I guess that explains why this early nineties carbon fiber Ferrari Colnago C35 with gold plated C-record components is up to 6 grand on eBay with 2 days still to go. When I saw this bike earlier today at a Cozy Beehive post, it brought back memories of the late 80s when ads for Italian bikes with limited edition gold plated parts were everywhere. I didn’t understand the appeal then and I still just don’t get it. In the case of this bike though, it’s not just the gold plated groupo that I don’t like. The curve of the seat tube, the bulge of the chainstay and seatstay intersection near the dropouts, even the relationship between the angular wheels and the frame, all combine to make this bike look a bit whacked (to use a technical term). Of course, that is just my opinion. I have mentioned the old Ferrari/Colnago bikes before and it is probably no secret that they just don’t appeal to me. Obviously though, some people DO like them and are quite interested in this bike in particular, as a collectors item or for whatever reason. I guess that brings me to the point of this post; I am glad that not everyone likes the exact same things that I do. As I commented over at the Beehive, aesthetics are subjective and I think that is a very good thing. Certain forms, colors, etc appeal to different groups of people and that is one of the factors that makes design an interesting profession.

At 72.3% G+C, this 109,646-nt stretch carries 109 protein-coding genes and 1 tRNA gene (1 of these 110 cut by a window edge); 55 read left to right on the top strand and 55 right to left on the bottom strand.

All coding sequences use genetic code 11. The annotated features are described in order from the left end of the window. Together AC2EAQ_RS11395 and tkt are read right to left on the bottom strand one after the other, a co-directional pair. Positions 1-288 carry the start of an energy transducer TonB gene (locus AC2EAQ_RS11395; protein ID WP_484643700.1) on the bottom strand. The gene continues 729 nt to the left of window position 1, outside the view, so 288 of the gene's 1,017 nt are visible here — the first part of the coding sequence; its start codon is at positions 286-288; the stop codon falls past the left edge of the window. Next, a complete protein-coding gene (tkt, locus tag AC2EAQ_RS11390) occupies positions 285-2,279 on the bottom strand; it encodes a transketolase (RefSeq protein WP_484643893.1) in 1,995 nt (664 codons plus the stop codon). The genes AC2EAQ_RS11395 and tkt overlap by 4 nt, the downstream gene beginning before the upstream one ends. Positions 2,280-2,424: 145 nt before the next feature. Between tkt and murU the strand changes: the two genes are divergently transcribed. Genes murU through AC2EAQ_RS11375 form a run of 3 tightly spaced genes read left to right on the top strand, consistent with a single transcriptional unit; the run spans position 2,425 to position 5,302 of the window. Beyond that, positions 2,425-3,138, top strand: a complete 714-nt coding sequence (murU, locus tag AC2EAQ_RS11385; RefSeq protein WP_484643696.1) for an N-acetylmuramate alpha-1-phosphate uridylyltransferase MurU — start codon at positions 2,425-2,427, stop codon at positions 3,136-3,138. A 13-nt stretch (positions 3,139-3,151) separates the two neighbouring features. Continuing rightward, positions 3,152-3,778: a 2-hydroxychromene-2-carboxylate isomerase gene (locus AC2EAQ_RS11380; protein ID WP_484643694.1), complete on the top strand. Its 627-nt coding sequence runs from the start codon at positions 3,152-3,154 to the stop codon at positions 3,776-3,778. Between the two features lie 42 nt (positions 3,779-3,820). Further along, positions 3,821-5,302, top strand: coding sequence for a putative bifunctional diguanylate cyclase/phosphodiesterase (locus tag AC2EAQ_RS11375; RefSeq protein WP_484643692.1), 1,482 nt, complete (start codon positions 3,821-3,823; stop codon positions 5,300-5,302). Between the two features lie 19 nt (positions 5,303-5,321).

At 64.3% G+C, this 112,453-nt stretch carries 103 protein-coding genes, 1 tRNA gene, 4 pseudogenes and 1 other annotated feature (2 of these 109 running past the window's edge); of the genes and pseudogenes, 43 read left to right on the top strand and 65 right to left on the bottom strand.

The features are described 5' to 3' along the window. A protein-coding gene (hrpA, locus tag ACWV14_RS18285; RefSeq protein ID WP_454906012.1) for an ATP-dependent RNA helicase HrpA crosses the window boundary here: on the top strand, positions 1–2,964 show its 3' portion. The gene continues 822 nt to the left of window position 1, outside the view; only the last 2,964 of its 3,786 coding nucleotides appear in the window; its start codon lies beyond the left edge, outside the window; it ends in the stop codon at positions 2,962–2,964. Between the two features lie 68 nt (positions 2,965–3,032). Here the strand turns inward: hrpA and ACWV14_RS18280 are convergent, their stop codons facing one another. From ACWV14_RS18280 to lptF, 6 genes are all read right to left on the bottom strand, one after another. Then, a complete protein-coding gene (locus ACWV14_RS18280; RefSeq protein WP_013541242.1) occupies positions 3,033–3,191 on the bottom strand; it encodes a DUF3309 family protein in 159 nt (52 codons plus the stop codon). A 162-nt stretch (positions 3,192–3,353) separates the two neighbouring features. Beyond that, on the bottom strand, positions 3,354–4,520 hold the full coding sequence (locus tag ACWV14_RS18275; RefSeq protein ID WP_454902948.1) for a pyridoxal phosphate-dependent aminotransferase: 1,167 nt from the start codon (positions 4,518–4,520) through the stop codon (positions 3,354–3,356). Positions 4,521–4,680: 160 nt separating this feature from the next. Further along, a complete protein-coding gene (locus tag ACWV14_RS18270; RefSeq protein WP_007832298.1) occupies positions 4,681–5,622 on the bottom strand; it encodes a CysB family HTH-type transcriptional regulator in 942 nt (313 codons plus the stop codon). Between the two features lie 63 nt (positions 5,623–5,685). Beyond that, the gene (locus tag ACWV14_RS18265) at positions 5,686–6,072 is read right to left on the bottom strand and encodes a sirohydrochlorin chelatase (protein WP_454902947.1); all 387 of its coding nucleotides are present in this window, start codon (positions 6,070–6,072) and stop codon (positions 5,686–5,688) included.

I know that by posting my opinion about this bike, I am opening myself up to negative comments from the legions of gold plated Italian component fans on the web. Before I alienate that group like I did the top tube sporting fixie crowd, I want to say this; if you like this kind of stuff, I encourage you to buy this bike and ride it proudly. Just because I don’t like it doesn’t mean someone else shouldn’t. If you do buy it though, I have one suggestion; you might want to consider having a custom gold pad made for that crazy swaybacked top tube.